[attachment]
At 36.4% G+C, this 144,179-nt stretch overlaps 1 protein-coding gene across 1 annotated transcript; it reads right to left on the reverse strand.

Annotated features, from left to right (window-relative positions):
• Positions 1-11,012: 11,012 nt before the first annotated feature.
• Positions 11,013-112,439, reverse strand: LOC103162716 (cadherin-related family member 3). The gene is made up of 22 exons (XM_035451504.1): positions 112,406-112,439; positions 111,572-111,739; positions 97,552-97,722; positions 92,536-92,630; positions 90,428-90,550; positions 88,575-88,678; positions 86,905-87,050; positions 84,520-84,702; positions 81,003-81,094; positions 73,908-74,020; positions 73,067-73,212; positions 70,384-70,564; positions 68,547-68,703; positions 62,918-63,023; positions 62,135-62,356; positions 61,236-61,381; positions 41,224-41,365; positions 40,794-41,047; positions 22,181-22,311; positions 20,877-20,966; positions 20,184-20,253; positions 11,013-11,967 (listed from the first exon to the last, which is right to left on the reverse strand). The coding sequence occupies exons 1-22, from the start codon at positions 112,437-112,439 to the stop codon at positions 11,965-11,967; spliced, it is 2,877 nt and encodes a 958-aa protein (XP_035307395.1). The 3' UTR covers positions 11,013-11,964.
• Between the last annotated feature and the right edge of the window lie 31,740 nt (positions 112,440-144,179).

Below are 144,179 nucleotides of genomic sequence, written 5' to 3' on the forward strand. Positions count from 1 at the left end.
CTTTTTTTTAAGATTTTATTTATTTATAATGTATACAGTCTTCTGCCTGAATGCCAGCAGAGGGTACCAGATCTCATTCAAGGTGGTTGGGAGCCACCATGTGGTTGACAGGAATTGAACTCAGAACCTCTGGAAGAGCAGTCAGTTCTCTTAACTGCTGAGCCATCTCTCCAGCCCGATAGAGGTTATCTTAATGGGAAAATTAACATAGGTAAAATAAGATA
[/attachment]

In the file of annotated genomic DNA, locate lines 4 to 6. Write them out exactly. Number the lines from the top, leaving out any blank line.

• Positions 11,013-112,439, reverse strand: LOC103162716 (cadherin-related family member 3). The gene is made up of 22 exons (XM_035451504.1): positions 112,406-112,439; positions 111,572-111,739; positions 97,552-97,722; positions 92,536-92,630; positions 90,428-90,550; positions 88,575-88,678; positions 86,905-87,050; positions 84,520-84,702; positions 81,003-81,094; positions 73,908-74,020; positions 73,067-73,212; positions 70,384-70,564; positions 68,547-68,703; positions 62,918-63,023; positions 62,135-62,356; positions 61,236-61,381; positions 41,224-41,365; positions 40,794-41,047; positions 22,181-22,311; positions 20,877-20,966; positions 20,184-20,253; positions 11,013-11,967 (listed from the first exon to the last, which is right to left on the reverse strand). The coding sequence occupies exons 1-22, from the start codon at positions 112,437-112,439 to the stop codon at positions 11,965-11,967; spliced, it is 2,877 nt and encodes a 958-aa protein (XP_035307395.1). The 3' UTR covers positions 11,013-11,964.
• Between the last annotated feature and the right edge of the window lie 31,740 nt (positions 112,440-144,179).

Below are 144,179 nucleotides of genomic sequence, written 5' to 3' on the forward strand. Positions count from 1 at the left end.